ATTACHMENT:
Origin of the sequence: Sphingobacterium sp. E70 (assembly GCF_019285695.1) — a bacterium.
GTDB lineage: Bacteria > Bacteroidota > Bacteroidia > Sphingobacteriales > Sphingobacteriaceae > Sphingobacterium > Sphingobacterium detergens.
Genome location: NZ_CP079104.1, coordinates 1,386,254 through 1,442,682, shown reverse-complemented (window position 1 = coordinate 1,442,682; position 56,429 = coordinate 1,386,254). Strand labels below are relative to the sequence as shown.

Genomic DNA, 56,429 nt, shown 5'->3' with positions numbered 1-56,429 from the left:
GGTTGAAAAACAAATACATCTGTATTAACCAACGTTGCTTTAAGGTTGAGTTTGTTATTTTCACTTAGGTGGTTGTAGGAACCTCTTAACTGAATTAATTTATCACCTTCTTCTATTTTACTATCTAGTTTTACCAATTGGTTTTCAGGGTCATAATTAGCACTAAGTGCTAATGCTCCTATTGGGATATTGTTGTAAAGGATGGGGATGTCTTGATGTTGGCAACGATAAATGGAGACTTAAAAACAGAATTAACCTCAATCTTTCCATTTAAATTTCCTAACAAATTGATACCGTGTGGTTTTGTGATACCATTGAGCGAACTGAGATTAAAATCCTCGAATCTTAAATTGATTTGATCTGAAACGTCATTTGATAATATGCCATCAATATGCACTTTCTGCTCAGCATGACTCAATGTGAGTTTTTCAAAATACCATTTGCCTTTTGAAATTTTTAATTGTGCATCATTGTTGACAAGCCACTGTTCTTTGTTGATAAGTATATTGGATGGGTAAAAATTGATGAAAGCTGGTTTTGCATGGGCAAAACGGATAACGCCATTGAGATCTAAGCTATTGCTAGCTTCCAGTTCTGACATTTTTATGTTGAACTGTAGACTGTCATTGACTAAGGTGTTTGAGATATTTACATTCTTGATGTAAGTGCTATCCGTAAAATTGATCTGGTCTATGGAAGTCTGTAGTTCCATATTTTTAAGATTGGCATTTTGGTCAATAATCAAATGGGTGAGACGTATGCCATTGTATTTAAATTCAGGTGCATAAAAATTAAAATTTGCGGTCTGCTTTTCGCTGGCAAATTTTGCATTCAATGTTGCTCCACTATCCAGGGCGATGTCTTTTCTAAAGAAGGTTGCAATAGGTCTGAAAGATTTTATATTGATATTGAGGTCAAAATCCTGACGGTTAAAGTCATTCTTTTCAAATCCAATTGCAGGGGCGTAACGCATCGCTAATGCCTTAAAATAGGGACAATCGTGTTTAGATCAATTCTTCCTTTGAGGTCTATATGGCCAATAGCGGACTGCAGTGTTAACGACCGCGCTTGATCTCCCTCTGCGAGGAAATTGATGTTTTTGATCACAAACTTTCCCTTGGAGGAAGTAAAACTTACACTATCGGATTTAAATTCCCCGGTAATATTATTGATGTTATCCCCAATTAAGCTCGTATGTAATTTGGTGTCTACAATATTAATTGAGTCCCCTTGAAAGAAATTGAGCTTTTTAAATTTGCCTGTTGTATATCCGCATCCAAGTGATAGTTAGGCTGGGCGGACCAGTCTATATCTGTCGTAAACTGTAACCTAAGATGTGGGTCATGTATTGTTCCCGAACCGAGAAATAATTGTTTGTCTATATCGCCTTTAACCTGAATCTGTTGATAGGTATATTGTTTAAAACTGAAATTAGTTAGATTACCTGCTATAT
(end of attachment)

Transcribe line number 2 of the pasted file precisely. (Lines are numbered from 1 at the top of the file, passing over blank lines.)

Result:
GTDB lineage: Bacteria > Bacteroidota > Bacteroidia > Sphingobacteriales > Sphingobacteriaceae > Sphingobacterium > Sphingobacterium detergens.